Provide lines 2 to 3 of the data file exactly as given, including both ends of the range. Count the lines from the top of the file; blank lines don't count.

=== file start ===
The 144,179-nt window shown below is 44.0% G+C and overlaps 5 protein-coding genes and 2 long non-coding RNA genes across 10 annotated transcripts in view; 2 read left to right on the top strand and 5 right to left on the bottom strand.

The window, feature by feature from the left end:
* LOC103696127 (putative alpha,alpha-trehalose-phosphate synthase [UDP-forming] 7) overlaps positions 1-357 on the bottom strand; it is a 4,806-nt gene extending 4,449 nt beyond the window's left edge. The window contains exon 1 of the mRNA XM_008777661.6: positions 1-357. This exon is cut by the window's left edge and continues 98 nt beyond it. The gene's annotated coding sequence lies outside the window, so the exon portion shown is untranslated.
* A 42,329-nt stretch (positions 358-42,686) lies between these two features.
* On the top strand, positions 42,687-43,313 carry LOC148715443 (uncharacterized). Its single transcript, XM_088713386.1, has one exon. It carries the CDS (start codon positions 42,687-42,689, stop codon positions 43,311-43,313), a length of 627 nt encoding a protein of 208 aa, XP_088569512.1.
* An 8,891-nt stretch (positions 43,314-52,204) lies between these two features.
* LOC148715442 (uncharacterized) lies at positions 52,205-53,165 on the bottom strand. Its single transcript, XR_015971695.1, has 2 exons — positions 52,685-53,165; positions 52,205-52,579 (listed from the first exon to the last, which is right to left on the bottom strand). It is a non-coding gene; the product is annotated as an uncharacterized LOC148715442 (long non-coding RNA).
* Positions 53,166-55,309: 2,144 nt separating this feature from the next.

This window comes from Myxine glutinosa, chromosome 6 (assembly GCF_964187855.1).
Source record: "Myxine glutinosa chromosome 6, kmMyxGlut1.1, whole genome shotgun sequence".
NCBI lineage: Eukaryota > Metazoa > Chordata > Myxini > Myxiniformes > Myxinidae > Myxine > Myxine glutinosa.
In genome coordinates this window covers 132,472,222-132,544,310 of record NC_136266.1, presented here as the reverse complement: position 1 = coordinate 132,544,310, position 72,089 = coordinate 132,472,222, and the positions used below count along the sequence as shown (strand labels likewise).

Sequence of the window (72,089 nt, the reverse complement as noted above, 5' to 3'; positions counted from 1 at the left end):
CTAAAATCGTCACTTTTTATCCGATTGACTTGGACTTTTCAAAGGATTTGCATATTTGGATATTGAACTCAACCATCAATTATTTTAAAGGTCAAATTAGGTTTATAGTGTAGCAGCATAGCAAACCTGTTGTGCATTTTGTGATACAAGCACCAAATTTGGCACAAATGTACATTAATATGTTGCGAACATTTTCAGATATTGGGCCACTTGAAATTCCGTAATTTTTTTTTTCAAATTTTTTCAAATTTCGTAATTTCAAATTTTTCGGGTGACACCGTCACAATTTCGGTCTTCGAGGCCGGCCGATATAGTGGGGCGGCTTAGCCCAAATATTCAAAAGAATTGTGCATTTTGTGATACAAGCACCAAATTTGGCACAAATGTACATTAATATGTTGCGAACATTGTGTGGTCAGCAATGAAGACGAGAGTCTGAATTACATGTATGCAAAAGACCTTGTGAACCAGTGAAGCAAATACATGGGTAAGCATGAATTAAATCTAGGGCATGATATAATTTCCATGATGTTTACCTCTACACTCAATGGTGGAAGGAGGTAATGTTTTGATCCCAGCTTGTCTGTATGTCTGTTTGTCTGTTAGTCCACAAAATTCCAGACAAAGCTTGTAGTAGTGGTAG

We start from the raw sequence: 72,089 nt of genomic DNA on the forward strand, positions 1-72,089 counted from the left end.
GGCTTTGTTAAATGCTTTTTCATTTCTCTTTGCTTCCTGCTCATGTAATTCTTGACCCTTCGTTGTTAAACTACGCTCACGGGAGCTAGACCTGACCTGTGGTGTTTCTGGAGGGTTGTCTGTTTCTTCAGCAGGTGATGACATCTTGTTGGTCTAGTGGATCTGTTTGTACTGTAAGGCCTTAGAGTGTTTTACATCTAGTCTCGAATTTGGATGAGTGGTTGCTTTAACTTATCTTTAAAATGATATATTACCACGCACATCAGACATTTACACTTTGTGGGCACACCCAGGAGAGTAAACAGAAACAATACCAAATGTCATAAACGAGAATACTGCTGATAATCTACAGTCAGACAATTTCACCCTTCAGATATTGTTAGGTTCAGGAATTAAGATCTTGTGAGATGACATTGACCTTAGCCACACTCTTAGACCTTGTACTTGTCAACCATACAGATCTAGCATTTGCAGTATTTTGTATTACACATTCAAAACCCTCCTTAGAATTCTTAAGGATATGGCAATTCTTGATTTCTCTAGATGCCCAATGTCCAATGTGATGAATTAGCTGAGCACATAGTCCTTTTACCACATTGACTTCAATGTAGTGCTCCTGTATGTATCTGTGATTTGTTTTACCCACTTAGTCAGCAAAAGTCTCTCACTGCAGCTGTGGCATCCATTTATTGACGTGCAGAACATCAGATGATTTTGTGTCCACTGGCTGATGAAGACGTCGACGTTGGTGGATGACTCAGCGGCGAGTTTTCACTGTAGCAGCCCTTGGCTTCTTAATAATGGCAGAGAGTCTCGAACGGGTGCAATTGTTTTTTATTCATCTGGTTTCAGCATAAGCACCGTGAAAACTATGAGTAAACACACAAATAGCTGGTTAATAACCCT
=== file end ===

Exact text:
The window, feature by feature from the left end:
* LOC103696127 (putative alpha,alpha-trehalose-phosphate synthase [UDP-forming] 7) overlaps positions 1-357 on the bottom strand; it is a 4,806-nt gene extending 4,449 nt beyond the window's left edge. The window contains exon 1 of the mRNA XM_008777661.6: positions 1-357. This exon is cut by the window's left edge and continues 98 nt beyond it. The gene's annotated coding sequence lies outside the window, so the exon portion shown is untranslated.